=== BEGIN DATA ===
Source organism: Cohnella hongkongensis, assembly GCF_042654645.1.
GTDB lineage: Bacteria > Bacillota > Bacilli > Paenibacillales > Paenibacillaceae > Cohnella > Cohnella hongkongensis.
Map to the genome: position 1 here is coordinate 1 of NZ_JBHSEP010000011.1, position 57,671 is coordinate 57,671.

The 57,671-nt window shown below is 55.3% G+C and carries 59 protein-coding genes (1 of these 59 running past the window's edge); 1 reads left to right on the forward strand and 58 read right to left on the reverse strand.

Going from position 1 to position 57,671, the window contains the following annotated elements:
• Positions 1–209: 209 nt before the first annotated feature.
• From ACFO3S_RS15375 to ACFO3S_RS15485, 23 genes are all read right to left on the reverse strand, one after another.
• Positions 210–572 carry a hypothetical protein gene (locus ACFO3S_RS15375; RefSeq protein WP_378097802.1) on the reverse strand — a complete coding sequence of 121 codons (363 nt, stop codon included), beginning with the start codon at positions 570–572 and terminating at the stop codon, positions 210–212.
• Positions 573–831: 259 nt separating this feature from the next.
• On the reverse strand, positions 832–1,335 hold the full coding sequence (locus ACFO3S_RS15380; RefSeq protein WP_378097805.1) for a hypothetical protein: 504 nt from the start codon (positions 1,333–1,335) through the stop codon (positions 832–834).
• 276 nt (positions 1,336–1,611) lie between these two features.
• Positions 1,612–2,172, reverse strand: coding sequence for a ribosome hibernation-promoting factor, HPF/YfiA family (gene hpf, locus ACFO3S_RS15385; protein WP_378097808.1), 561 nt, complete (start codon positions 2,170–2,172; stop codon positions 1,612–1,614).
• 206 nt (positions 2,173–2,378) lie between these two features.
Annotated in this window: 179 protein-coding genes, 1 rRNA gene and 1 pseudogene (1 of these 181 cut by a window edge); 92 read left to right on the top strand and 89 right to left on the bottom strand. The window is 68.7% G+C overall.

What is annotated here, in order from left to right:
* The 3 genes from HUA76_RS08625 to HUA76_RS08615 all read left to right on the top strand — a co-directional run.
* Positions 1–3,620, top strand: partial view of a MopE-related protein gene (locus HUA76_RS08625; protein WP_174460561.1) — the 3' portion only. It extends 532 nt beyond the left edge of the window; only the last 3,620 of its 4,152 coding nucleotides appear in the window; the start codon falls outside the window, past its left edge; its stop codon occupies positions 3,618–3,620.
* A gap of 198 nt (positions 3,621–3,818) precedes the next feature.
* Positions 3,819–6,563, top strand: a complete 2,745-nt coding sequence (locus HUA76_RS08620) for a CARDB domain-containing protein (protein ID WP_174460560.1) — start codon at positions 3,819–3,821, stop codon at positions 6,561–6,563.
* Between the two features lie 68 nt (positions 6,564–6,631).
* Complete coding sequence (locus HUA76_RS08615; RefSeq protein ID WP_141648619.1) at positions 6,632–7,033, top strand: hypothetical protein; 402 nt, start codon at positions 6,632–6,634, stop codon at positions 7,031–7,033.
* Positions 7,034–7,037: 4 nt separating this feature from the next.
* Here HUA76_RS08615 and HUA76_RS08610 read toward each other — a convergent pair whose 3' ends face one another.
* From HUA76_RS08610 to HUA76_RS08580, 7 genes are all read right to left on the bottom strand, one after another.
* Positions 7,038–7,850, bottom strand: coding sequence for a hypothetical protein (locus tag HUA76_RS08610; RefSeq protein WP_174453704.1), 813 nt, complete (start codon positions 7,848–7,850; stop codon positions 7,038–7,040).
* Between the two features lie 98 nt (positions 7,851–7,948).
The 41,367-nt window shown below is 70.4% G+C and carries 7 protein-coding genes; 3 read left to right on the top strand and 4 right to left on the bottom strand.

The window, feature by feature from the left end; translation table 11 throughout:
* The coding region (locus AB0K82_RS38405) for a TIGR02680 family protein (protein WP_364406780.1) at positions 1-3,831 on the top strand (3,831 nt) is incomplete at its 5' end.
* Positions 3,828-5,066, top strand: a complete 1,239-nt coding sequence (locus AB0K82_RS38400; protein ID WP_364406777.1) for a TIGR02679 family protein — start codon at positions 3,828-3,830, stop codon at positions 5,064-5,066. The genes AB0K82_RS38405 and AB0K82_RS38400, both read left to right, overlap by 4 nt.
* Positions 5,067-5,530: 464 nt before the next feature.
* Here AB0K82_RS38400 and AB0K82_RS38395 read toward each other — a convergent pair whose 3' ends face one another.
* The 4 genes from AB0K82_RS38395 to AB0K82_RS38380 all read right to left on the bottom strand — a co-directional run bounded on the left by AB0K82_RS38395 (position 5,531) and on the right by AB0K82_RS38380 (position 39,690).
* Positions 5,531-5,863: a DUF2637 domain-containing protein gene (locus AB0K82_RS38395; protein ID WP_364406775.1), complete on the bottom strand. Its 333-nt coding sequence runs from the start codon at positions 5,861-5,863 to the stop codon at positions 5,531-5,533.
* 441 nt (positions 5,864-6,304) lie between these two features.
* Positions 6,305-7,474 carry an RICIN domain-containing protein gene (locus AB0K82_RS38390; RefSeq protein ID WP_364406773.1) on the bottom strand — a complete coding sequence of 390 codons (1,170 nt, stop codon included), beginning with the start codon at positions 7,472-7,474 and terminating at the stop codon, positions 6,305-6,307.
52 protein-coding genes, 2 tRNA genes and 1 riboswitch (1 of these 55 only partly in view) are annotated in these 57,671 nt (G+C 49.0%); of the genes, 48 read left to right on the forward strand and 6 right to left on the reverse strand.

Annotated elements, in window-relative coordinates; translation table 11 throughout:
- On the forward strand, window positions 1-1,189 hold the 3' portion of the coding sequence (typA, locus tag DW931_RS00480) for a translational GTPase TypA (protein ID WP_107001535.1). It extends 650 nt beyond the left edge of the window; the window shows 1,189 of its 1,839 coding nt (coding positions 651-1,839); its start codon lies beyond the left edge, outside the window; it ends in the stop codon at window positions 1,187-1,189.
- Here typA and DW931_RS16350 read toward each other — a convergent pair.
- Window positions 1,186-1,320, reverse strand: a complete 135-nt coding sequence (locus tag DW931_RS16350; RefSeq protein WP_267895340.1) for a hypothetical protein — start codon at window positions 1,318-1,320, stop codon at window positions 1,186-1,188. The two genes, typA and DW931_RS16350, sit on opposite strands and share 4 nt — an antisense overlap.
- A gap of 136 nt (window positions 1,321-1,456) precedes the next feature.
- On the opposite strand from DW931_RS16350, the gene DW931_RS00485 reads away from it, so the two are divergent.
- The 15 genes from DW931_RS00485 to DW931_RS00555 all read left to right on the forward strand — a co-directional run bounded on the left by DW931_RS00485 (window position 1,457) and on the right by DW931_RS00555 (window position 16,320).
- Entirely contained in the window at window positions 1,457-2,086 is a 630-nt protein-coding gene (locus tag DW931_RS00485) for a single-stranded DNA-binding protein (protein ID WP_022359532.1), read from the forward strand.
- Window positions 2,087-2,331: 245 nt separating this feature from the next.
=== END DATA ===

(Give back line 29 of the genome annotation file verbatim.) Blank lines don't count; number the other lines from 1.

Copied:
* The coding region (locus AB0K82_RS38405) for a TIGR02680 family protein (protein WP_364406780.1) at positions 1-3,831 on the top strand (3,831 nt) is incomplete at its 5' end.